In a recent column, New York Times writer Nicholas Kristof relays the story of 3-year-old Johnny Weethee. Johnny was deaf as an infant, but no one noticed until he was 18 months old—too late to restore his hearing with timely medical care. He now struggles to speak.
Kristof blames this sad truth on Johnny’s economic disadvantage. He and his mother live in West Virginia, where almost one-fifth of children are born with drugs or alcohol in their systems and poverty is rampant. Parents don’t know enough about child development, Kristof writes, which is due at least in part to the long hours mothers like Johnny’s must work to make ends meet.
The story is sad and, to use Kristof’s word, even “infuriating.” It doesn’t seem fair for a child to struggle his entire life because of an avoidable oversight in his earliest years. It seems out of place in a society with more than 9 million millionaires. It doesn’t jive with our social conscience. As Kristof writes, economic safety nets are important, but so is helping children who, by no choice or failing of their own, live in harsh financial circumstances.
In that respect, Kristof is right. We can’t ignore the plight of those born into poverty—those who, like Johnny, have to suffer with the reality of their parents’ unforgiving economic circumstances.
But Kristof’s proposed solutions won’t work. Despite his best efforts to do more than treat the “symptoms” of poverty, his ideas fail to address poverty’s true cause.
“Let’s push for home visitation programs that encourage parents to speak to children and read to them,” he writes. “We need an integrated set of early interventions, starting with family planning […], outreach efforts to help pregnant women curb use of drugs, alcohol and tobacco […], free at-home help for new moms who want to breastfeed […], [and] initiatives to reduce exposure to lead and other toxins.”
Yes, we need all these things. But these remain temporary patches for mere symptoms of the problem at hand. No doubt, reaching out to poor children with medical care and education bring relief, as organizations like Save the Children know too well. And in some obtuse way, I see why treating children instead of adults can be construed as treating causes instead of symptoms. But even catching a problem at its earliest stages of development does not necessarily treat its cause. When it comes to poverty, this is especially true.
I’ve written before that both bad laws and bad choices make life harder. The converse of this is that both better laws and better choices will make life easier—a principle that applies here. Economic initiatives and social programs designed to help the poor reduce the immediate pain of poverty for millions. But until the poor (especially poor parents) commit to transforming their lives, programs like those Kristof proposes will continue to only treat symptoms.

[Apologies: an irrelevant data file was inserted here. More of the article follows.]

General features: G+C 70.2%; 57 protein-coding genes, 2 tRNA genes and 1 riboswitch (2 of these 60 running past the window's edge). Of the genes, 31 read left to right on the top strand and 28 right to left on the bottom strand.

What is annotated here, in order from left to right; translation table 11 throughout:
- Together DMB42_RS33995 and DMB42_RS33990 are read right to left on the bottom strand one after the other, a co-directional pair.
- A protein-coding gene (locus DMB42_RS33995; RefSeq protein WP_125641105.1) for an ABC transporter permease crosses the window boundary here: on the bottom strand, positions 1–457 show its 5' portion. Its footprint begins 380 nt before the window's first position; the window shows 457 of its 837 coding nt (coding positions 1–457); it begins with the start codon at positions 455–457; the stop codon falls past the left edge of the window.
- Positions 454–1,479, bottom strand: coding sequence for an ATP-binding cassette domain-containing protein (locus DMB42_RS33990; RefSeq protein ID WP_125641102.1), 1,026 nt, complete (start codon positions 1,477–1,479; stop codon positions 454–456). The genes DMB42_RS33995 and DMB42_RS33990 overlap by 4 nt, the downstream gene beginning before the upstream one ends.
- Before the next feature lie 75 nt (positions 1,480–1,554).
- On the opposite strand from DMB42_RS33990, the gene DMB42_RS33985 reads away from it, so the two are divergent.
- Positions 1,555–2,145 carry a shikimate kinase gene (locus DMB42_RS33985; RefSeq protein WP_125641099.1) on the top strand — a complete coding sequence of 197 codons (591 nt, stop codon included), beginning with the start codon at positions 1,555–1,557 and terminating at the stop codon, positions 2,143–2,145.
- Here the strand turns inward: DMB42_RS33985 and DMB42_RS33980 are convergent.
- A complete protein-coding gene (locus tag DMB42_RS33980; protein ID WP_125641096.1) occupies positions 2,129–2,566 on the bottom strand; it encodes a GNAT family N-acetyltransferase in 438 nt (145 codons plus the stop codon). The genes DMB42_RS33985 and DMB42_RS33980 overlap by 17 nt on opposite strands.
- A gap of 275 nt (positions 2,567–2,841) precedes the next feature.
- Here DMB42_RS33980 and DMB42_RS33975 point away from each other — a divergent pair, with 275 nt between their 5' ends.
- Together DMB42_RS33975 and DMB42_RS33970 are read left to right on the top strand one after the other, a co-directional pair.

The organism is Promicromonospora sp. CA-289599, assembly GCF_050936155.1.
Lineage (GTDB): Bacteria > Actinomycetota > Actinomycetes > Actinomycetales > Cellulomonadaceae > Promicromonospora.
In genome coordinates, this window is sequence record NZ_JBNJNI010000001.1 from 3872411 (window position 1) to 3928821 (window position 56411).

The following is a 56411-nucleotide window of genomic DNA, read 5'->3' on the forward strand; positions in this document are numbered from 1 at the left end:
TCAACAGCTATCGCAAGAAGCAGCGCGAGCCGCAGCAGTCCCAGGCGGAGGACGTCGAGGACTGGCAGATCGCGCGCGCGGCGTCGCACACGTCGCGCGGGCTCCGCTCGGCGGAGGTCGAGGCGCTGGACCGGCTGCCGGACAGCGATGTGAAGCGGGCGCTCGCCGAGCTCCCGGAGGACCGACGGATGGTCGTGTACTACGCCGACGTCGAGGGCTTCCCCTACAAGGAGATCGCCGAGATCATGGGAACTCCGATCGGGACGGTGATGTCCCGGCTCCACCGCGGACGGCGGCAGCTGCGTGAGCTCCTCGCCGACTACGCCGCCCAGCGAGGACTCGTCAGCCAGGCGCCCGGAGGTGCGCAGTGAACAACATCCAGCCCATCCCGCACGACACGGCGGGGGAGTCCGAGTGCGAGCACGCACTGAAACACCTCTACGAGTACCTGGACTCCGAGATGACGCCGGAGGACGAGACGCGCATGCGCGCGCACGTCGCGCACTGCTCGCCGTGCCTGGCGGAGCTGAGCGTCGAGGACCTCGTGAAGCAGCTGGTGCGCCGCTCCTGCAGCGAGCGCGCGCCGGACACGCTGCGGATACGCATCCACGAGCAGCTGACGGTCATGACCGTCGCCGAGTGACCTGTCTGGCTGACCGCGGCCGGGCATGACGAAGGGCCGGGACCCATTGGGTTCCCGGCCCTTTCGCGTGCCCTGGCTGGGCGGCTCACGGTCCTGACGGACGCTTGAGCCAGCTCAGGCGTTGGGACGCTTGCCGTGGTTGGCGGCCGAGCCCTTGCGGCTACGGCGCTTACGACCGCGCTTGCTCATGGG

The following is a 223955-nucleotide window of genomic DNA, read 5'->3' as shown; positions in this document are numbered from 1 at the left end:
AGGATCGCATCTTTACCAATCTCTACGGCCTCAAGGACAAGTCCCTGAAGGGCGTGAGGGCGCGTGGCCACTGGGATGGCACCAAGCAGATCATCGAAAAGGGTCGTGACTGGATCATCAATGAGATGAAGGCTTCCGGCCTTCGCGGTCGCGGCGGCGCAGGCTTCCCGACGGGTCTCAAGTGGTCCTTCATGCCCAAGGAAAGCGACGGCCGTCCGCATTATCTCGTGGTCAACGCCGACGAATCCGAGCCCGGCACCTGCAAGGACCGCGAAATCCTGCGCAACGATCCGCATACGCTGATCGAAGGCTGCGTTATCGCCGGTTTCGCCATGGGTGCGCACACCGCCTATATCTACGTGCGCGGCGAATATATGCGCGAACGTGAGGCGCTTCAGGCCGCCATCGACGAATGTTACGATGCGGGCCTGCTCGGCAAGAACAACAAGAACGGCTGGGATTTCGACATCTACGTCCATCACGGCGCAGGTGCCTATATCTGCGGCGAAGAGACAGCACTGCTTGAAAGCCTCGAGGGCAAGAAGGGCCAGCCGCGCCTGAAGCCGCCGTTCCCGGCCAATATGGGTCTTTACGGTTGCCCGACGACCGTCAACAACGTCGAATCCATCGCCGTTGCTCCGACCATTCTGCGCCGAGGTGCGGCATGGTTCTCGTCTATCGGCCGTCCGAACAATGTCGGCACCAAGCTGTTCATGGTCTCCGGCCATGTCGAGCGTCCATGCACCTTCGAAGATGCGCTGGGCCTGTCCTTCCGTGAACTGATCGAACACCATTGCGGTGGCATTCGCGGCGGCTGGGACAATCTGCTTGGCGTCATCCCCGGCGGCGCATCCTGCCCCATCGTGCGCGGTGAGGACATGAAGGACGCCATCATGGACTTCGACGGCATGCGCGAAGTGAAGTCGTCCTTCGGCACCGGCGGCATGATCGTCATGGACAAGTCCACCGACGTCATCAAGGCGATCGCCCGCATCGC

I’m not saying poor people are more prone than others to immorality, or that being poor is the result of a moral failing. Everyone has moral problems, poor or rich. What I am saying is that energies expended to empower and educate are spent in vain if not accompanied by moral commitment to virtues like honesty, selflessness, responsibility and thrift—virtues no government program can instill, no matter how aggressive or well-funded.
For example, if programs like Kristof’s successfully limit drug use among pregnant women or cause more parents to read to their kids, has it helped to end poverty? Not exactly. While staying sober and investing in children are prerequisites for a prosperous society, using laws to force these outcomes does not address the true problem—the fact that people need government to help them do these things in the first place.
In that light, Kristof should have included more church attendance, more love for one another and a higher sense of obligation to family and community among his things “we need” to end travesties like little Johnny’s. This is the stuff of prosperity and the best deterrent to cyclical poverty.
Of course, these things are beyond the scope of government to cultivate. They are personal decisions. They are made on a strictly individual basis according to the most private of beliefs. Perhaps that’s why Kristof (and, too often, the rest of us) are so slow to point them out as the formula for poverty reduction. Preaching ancient maxims and chastising irresponsibility isn’t exactly what our friends, both poor and rich, want to hear, nor is a personal commitment to teaching moral truth as easy as voting for yet another government program.
But until moral reform becomes foremost in our attempts—both individual and collective—to eradicate poverty, problems like Johnny Weethee’s will remain prevalent in our society. Social programs like Kristof’s will come and go, chipping away at the edges of the problem and doing nothing to address its cause. The efforts of well-meaning activists and investments into seemingly good programs will go to waste.
At the end of his column, Kristof writes, “Let’s broaden the conversation about opportunity, to build not just safety nets for those who stumble but also to help all American kids achieve lift-off.”
Sounds nice, but safety nets aren’t for lifting off. They are for catching falls. Lift-off requires a firmer foundation—one that can withstand the ebbs and flows of recession, unemployment and other extraneous dampers on economic success. That firm foundation is a moral culture.
So let’s broaden the conversation about opportunity to build not just safety nets, but also a moral foundation upon which all Americans can achieve lift-off.